Servers aren’t free, David. They’re physical things, hooked into a physical wire. They only have so much power and so much capacity. They go down, they overheat, they break, just like any other machine. There’s electricity to pay. This scarcity might be forced, but probably isn’t. Left to their own devices, people will hack and cheat. A badly programmed server might allow you to bowl on someone else’s lane. The same ingenuity that cracks open DRM also shatters fair play. Fixing bugs, applying security updates all take programmers, and money.

The servers go down when the money coming in doesn’t match the money going out.

People tend to think the internet is free and fair, but it’s anything but. I’m not talking simply about net neutrality rules, which do worry me, but about peering and transit. In 2014, this culminated in a public explosion between Netflix, Cogent, and Verizon, and the details are a lot more interesting and subtle than originally meet the eye. Bandwidth is expensive and there are unwritten, long-standing de facto rules about who pays for it. Fiber optic cable is expensive and fragile, costing upwards of $80,000 per mile. The hacker community can dream of a free internet, but unless someone eats that cost it’s not happening.

The Right to Read feels more and more realistic every day. It’s troubling. But I think the reason it feels realistic is because of everything I just described. When free digital copying upends 200 years of economic ideas and stability, the first impulse would be to stop it, or delay it until we can figure out what all of this means. DRM, to me, is an evil, but it’s a necessary and hopefully temporary one. It feels like there’s a growing deluge of water held back by a rickety dam. The people with the money go and rebuild it every 5 years, but it’s not going to hold that much longer. The pressure keeps building until the DRM can’t sustain the raw torrent of mayhem that will break it open. You’re now flooded and half the world’s underwater. Better hope you have a boat.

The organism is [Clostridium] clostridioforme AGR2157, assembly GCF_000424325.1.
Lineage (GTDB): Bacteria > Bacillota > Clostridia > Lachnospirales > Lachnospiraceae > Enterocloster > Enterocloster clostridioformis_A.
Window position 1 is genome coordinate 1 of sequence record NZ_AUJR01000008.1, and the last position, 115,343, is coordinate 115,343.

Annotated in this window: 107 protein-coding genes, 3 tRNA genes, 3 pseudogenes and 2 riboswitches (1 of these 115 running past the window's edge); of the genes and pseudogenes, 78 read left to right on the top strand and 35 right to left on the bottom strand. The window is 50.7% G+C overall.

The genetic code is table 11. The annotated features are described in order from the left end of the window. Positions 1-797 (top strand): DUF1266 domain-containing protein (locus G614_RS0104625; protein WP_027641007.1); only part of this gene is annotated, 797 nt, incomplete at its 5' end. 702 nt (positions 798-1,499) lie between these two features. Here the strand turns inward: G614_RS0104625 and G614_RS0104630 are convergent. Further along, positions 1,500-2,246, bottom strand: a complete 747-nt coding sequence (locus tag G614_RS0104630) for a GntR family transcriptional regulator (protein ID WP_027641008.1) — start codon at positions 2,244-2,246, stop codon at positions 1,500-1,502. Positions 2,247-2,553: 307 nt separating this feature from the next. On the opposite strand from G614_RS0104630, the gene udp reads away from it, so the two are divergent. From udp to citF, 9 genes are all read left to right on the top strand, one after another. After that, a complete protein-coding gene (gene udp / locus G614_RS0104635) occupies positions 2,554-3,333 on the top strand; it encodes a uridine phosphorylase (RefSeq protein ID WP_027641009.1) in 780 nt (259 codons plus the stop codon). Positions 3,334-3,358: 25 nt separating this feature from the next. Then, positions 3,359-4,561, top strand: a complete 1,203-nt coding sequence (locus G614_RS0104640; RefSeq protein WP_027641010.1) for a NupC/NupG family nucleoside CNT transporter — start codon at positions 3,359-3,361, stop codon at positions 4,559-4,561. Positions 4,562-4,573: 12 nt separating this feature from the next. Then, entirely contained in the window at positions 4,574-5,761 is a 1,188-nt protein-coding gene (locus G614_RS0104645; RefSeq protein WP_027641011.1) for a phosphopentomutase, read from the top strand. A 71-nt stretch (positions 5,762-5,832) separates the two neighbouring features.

No, I don’t know what the boat is in this metaphor either.

People look to crowdfunding as a way to solve these problems, but I think people massively underestimate how much money at a raw level it takes to build an actual production. Kickstarter’s own lists of the most funded projects lists three campaigns for the Pebble watch, a company that got bought out by Fitbit this year after running out of money, the COOLEST COOLER, which appears to have gone south, and the OUYA, a games console which is probably best described to a link to the Crappy Games Wiki. OUYA, Inc. was later bought out by RAZER after, well, running out of money. Even the $8 million raised through Kickstarter had to be followed up with $25 million more dollars of private investor money.